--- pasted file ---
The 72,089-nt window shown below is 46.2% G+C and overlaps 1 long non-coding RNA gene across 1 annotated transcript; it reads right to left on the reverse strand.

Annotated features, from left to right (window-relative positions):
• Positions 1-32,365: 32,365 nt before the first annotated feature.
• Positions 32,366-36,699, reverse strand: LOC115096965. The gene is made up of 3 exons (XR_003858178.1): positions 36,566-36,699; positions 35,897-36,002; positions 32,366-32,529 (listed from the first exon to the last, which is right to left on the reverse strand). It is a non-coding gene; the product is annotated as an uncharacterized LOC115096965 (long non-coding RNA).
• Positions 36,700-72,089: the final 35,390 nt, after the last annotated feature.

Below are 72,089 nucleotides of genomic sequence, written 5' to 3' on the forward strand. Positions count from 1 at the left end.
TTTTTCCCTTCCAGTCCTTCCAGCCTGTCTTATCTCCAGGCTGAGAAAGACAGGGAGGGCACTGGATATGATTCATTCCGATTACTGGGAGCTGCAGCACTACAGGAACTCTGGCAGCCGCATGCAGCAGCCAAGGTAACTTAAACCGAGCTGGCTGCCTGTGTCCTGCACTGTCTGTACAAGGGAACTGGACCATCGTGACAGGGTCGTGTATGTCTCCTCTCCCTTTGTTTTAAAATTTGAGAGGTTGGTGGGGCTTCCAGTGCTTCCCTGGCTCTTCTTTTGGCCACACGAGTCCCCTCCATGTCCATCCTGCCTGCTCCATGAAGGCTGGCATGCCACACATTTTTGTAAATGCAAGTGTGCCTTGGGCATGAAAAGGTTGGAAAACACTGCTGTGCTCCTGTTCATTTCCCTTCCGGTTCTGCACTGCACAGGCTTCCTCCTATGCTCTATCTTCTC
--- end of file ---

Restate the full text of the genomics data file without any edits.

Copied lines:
The 72,089-nt window shown below is 46.2% G+C and overlaps 1 long non-coding RNA gene across 1 annotated transcript; it reads right to left on the reverse strand.

Annotated features, from left to right (window-relative positions):
• Positions 1-32,365: 32,365 nt before the first annotated feature.
• Positions 32,366-36,699, reverse strand: LOC115096965. The gene is made up of 3 exons (XR_003858178.1): positions 36,566-36,699; positions 35,897-36,002; positions 32,366-32,529 (listed from the first exon to the last, which is right to left on the reverse strand). It is a non-coding gene; the product is annotated as an uncharacterized LOC115096965 (long non-coding RNA).
• Positions 36,700-72,089: the final 35,390 nt, after the last annotated feature.

Below are 72,089 nucleotides of genomic sequence, written 5' to 3' on the forward strand. Positions count from 1 at the left end.
TTTTTCCCTTCCAGTCCTTCCAGCCTGTCTTATCTCCAGGCTGAGAAAGACAGGGAGGGCACTGGATATGATTCATTCCGATTACTGGGAGCTGCAGCACTACAGGAACTCTGGCAGCCGCATGCAGCAGCCAAGGTAACTTAAACCGAGCTGGCTGCCTGTGTCCTGCACTGTCTGTACAAGGGAACTGGACCATCGTGACAGGGTCGTGTATGTCTCCTCTCCCTTTGTTTTAAAATTTGAGAGGTTGGTGGGGCTTCCAGTGCTTCCCTGGCTCTTCTTTTGGCCACACGAGTCCCCTCCATGTCCATCCTGCCTGCTCCATGAAGGCTGGCATGCCACACATTTTTGTAAATGCAAGTGTGCCTTGGGCATGAAAAGGTTGGAAAACACTGCTGTGCTCCTGTTCATTTCCCTTCCGGTTCTGCACTGCACAGGCTTCCTCCTATGCTCTATCTTCTC